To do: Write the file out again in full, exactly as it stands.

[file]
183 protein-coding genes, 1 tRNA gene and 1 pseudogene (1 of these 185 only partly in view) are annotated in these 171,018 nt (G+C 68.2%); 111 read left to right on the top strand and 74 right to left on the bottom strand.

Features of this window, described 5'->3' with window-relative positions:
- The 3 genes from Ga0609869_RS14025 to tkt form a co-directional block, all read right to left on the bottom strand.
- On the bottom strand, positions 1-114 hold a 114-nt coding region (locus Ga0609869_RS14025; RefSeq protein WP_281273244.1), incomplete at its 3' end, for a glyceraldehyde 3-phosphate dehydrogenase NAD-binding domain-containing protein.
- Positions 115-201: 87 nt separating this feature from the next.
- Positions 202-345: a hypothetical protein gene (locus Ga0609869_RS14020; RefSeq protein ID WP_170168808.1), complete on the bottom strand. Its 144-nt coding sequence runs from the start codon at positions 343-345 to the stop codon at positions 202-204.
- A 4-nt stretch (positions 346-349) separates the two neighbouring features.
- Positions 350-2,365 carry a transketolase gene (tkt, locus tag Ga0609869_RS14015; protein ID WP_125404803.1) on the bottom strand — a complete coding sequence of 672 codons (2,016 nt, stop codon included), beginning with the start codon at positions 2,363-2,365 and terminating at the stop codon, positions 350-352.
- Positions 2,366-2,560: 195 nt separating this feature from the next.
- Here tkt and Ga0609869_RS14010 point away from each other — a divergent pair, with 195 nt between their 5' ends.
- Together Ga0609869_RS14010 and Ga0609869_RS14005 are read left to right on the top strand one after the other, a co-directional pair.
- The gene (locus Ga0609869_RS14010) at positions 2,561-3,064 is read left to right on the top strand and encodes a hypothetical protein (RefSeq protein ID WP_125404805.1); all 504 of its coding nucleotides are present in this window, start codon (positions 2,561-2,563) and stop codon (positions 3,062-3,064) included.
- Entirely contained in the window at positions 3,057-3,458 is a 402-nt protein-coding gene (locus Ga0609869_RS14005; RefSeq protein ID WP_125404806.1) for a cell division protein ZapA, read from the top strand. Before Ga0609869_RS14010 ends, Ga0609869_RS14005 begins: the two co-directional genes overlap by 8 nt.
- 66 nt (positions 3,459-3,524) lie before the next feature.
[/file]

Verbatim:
183 protein-coding genes, 1 tRNA gene and 1 pseudogene (1 of these 185 only partly in view) are annotated in these 171,018 nt (G+C 68.2%); 111 read left to right on the top strand and 74 right to left on the bottom strand.

Features of this window, described 5'->3' with window-relative positions:
- The 3 genes from Ga0609869_RS14025 to tkt form a co-directional block, all read right to left on the bottom strand.
- On the bottom strand, positions 1-114 hold a 114-nt coding region (locus Ga0609869_RS14025; RefSeq protein WP_281273244.1), incomplete at its 3' end, for a glyceraldehyde 3-phosphate dehydrogenase NAD-binding domain-containing protein.
- Positions 115-201: 87 nt separating this feature from the next.
- Positions 202-345: a hypothetical protein gene (locus Ga0609869_RS14020; RefSeq protein ID WP_170168808.1), complete on the bottom strand. Its 144-nt coding sequence runs from the start codon at positions 343-345 to the stop codon at positions 202-204.
- A 4-nt stretch (positions 346-349) separates the two neighbouring features.
- Positions 350-2,365 carry a transketolase gene (tkt, locus tag Ga0609869_RS14015; protein ID WP_125404803.1) on the bottom strand — a complete coding sequence of 672 codons (2,016 nt, stop codon included), beginning with the start codon at positions 2,363-2,365 and terminating at the stop codon, positions 350-352.
- Positions 2,366-2,560: 195 nt separating this feature from the next.
- Here tkt and Ga0609869_RS14010 point away from each other — a divergent pair, with 195 nt between their 5' ends.
- Together Ga0609869_RS14010 and Ga0609869_RS14005 are read left to right on the top strand one after the other, a co-directional pair.
- The gene (locus Ga0609869_RS14010) at positions 2,561-3,064 is read left to right on the top strand and encodes a hypothetical protein (RefSeq protein ID WP_125404805.1); all 504 of its coding nucleotides are present in this window, start codon (positions 2,561-2,563) and stop codon (positions 3,062-3,064) included.
- Entirely contained in the window at positions 3,057-3,458 is a 402-nt protein-coding gene (locus Ga0609869_RS14005; RefSeq protein ID WP_125404806.1) for a cell division protein ZapA, read from the top strand. Before Ga0609869_RS14010 ends, Ga0609869_RS14005 begins: the two co-directional genes overlap by 8 nt.
- 66 nt (positions 3,459-3,524) lie before the next feature.